Monday, December 17, 2007

A Journey of Connections

Picture this - Grand Canyon - almost two years ago. Me, standing on the edge of the South Rim, camera to my eye, shutter rapid firing, never pausing for breath. Image after image flew from my camera - seen first with my eyes, then with my mind, pushed through with dizzying speed onto the digital card, ready for download. But I don't know that I was even a conscious player in this translation of breathtaking beauty. Even now I look back and question, did I see this wonder of the world with my soul, or just with my eyes? And is it possible to convey the enormity, the heart wrenching beauty, of a place like this without the connection between the two, without knowing how to see with both?

I quickly discovered that the answer was no.

The best and strongest images come not just from being in the right place at the right time, but from being deeply, emotionally connected to or moved by a place or thing or person. there needs to be a shared intimacy, a common thread of understanding, a bridge between that which is and that which can be. These bridges can last for hours, days, months, or a lifetime, but without them, a picture is just an image on paper, dumped out with tomorrow's trash, destined for decay and absorbed back into the earth.

And so I learned that I must pause in a place, take whatever time I need to let my mind reach out and my soul establish a connection to it. Sometimes the spark is instantaneous - a glowing arc that is almost visible that moves me into position before I even have time to think. Sometimes it's a slow, tedious crawl, pushing myself to find my groove, to work with what I see, to find the place in me that connects with the place outside, allowing for the communication of the truth, with nothing lost in translation.

Sometimes the connection is tenuous, and forcing it only disappoints me in the long run. If I cannot connect at first, even in those once-in-a-lifetime places, there may be a moment, or many, when I have to just stop, sit, put down my camera, and breathe, take it in, stroke my soul by absorbing, not doing, not moving, just being.

And then, sometimes, a connection is impossible. In these moments, I must learn to move on and know that, however shaky it makes me, there are some journeys I must take without my camera so that I might appreciate the beauty upon which I walk and thus be more prepared the next time I stand on the edge of something. And if, in these moments, the only picture I take is with my heart, then I must learn to be content in knowing that this at least I can pull out from the depths of memory to content me in the cold, dark days of winter that might otherwise drag me under.

It took a retrospective look at my trip to the Canyon combined with the most recent seven weeks in the South to convince me of these truths. I know now that best of my images have come from moments that have stories, timeless instances where I loved, lived, breathed, was viscerally connected to all that I was seeing in a way that we can only ever be when we feel we are come home. And it is in this knowing that I can truly be able to share what is before me, the world through my eyes, the communication of something powerful and awe-inspiring as I stand on the precipice in the presence of something far greater that I am.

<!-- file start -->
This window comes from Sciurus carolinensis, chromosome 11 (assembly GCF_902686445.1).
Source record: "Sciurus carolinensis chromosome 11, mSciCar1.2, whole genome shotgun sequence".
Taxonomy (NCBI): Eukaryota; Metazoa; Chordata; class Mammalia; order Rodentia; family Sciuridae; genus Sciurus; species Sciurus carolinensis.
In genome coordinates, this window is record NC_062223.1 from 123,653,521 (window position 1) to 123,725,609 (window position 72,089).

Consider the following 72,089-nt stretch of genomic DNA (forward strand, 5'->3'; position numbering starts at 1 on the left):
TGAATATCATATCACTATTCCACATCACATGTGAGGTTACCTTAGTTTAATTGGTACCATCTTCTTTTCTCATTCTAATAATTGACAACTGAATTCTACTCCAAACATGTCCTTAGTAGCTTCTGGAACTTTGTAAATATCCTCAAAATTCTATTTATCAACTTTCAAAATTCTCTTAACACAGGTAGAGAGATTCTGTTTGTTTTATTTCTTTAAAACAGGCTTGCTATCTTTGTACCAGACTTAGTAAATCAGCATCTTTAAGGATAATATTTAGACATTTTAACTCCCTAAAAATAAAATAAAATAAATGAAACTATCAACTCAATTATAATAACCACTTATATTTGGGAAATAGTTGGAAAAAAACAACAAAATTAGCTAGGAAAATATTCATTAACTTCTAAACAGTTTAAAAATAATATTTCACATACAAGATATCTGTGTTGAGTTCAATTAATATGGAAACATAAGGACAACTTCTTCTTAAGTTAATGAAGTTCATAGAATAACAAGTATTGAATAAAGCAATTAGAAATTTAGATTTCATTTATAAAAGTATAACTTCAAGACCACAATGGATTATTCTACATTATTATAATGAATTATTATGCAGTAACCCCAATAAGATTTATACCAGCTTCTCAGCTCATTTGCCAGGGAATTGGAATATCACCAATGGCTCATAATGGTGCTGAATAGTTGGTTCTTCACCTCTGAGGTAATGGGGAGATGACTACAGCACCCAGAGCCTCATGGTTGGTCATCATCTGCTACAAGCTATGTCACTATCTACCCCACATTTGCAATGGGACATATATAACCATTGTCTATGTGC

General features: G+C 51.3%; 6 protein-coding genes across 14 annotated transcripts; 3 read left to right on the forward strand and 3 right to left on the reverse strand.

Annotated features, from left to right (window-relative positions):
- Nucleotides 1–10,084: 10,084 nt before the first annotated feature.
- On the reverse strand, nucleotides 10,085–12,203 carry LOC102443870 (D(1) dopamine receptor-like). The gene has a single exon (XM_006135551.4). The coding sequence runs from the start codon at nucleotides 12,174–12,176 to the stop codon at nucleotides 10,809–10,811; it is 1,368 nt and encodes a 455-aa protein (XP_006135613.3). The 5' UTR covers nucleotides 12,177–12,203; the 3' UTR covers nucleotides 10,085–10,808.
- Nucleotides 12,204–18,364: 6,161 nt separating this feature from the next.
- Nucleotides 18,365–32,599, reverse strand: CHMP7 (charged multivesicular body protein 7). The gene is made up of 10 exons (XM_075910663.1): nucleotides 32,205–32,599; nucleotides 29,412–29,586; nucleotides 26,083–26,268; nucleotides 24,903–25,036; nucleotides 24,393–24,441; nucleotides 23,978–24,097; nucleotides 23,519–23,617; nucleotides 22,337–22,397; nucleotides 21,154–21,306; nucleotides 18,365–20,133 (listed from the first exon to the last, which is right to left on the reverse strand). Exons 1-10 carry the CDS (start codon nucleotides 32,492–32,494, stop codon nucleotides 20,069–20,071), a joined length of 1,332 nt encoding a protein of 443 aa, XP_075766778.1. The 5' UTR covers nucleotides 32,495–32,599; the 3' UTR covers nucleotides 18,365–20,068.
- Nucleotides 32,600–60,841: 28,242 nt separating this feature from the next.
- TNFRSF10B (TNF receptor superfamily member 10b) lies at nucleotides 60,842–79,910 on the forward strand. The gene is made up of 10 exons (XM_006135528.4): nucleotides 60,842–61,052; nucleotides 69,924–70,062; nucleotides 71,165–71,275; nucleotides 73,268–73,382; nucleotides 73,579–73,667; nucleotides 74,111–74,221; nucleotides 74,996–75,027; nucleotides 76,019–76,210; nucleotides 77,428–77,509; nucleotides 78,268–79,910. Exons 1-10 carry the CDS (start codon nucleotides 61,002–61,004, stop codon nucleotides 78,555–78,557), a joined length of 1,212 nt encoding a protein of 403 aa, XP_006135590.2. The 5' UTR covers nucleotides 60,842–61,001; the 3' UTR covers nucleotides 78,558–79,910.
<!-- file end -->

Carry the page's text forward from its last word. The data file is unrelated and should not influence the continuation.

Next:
Join me in 2008 as I explore journeys and connections. I hope to share with you images of places that I have been and connections I have made with these most wonderful places. Some will be places I've been before, some places I am going to that I've never been, and some a little of both. I look forward to seeing you on the way!

Merry and Blessed Christmas to all!


Wednesday, December 5, 2007

Around the World in 12 hours

I am a travel nut. I love to take journeys to new and exciting places with history and tradition and no-kidding authentic cuisine. I like to live the culture, eat my way through the experience, walk from sun up to sundown, and sleep as little as possible. But every now and then I like to pretend; to travel shorter distances and experience the same sort of thing but in a pampered environment where we all speak the same language, use the same currency and can turn the experience on and off at a whim. And one of my all time favorite places to do this, when traveling through Orlando, is at Epcot.
According to one clever tour guide, EPCOT stands for "every person comes out tired". Ha! No kidding! Aaron and I walked around from the time it opened (9 AM) until the fireworks were through (10 PM) and it was a looooong day. But I just loved it. Disney does an amazing job of bringing European flair and traditional and tasty cuisine from various countries to one circular route in the middle of sunny Florida.
I've been to Europe, and nothing compares, or should replace, the real thing. But if you don't have the money, the time, or the desire to travel a long way to a far off city, why not test it out Disney-style? It's not the same, but it's close enough for the family of four with a good imagination. Though these days, a trip to Europe might just be cheaper than Disney!

Before you decide, take a quick journey with me to several major European countries. This trip is free, I promise!

As an aside, did you ever wonder what EPCOT used to stand for? Experimental Prototype Community of Tomorrow. But Disney doesn't publicize that. It's just Epcot now. Big "E" little "pcot".

The famous Epcot ball.

Oh, Canada!

Jolly good England!

No tour through Europe is complete without a Mickey Mouse puppet show!

C'est la vie, in France

The bustling markets of Morocco

The ancient traditions of Japan

Carolers in America

That's amore, in old Italy

Oktoberfest in Germany

Made in China

Fording in Scandinavia

Sunset over the countries

Epcot by night





fountains of Paris

Christmas around the World

Fireworks at the end of the night